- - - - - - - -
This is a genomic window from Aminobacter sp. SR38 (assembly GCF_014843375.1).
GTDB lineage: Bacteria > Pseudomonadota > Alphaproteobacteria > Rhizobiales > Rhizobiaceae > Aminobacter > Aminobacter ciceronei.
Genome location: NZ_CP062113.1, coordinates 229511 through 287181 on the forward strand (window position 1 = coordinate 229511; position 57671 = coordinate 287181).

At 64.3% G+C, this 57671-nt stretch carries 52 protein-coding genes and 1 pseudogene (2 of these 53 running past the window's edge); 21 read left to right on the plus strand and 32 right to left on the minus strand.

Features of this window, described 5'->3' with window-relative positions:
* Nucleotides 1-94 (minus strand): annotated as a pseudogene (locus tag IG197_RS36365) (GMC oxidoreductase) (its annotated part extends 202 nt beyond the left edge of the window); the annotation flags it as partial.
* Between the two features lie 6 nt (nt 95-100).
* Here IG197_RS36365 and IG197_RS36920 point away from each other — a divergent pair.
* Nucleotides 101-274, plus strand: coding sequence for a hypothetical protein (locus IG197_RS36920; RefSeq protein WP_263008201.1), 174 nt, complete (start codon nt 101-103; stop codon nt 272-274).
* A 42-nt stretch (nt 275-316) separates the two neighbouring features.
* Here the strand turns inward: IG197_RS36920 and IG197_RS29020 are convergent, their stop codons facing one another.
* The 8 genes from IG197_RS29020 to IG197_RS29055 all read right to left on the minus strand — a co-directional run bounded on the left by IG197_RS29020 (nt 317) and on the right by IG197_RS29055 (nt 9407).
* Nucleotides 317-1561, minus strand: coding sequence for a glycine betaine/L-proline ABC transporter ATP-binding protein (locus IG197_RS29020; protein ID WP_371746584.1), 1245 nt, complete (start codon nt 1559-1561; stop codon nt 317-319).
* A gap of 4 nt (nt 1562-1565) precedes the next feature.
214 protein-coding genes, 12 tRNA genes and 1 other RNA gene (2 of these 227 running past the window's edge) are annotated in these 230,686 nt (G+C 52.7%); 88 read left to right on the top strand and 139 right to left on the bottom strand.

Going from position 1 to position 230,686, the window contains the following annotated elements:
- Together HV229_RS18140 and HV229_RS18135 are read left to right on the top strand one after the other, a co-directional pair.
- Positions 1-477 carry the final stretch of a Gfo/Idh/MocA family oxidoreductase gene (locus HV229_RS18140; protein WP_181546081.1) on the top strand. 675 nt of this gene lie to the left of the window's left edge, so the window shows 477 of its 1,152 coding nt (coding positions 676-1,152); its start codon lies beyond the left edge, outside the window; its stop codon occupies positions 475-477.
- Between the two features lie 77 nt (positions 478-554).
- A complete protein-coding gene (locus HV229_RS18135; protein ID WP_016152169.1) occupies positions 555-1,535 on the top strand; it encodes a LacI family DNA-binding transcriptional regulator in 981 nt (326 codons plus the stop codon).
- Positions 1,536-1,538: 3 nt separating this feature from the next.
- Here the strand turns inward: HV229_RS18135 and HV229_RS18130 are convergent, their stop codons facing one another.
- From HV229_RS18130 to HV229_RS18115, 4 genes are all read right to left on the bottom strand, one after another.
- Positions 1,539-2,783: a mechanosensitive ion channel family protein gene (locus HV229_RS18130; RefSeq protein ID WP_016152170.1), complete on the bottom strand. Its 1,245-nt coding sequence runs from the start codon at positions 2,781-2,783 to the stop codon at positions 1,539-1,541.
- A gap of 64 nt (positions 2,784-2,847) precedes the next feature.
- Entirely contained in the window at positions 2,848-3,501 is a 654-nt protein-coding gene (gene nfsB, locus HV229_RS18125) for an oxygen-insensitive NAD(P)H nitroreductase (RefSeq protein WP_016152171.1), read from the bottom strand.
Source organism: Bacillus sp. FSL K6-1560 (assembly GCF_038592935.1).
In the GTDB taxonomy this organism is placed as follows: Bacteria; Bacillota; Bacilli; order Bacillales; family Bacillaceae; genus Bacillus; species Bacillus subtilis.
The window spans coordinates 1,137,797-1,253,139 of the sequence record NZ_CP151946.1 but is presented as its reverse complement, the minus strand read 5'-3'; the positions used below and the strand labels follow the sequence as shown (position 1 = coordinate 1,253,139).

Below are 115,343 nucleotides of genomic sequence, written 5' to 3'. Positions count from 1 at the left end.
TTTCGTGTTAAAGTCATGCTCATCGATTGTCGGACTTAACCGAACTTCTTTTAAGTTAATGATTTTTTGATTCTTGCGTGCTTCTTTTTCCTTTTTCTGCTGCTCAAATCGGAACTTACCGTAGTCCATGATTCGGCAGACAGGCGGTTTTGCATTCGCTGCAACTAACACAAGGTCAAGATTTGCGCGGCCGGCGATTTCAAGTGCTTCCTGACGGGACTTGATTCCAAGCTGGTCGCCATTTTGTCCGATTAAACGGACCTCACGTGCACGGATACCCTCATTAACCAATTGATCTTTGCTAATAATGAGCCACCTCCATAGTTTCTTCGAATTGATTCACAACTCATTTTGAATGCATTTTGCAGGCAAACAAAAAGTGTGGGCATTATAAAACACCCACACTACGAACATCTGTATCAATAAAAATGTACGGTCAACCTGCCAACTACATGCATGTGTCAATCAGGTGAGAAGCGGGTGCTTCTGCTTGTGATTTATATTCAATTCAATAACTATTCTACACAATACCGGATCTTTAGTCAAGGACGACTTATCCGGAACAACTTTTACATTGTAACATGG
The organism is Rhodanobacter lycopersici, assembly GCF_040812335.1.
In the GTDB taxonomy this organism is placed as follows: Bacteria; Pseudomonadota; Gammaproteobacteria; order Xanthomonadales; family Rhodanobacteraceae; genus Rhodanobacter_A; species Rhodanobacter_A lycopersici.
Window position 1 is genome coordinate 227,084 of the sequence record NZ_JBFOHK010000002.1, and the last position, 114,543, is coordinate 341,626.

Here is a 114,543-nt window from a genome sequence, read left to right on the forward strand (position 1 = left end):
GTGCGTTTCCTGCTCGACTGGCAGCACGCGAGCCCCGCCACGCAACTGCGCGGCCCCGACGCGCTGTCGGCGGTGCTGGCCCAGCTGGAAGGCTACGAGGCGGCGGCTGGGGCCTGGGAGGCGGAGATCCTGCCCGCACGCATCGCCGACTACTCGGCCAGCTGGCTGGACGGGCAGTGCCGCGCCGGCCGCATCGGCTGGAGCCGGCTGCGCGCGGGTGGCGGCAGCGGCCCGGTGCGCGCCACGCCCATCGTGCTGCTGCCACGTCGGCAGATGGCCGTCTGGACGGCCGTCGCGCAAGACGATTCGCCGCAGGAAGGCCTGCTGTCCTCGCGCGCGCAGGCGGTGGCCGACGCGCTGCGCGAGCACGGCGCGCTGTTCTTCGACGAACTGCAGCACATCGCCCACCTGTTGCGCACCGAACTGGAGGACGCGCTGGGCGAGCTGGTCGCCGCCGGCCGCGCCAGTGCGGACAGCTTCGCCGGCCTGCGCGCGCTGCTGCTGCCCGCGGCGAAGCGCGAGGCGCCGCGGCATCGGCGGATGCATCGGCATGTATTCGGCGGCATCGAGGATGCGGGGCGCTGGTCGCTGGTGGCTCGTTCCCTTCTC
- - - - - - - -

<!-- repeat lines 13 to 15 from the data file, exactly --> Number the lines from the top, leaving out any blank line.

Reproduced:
* Nucleotides 317-1561, minus strand: coding sequence for a glycine betaine/L-proline ABC transporter ATP-binding protein (locus IG197_RS29020; protein ID WP_371746584.1), 1245 nt, complete (start codon nt 1559-1561; stop codon nt 317-319).
* A gap of 4 nt (nt 1562-1565) precedes the next feature.
214 protein-coding genes, 12 tRNA genes and 1 other RNA gene (2 of these 227 running past the window's edge) are annotated in these 230,686 nt (G+C 52.7%); 88 read left to right on the top strand and 139 right to left on the bottom strand.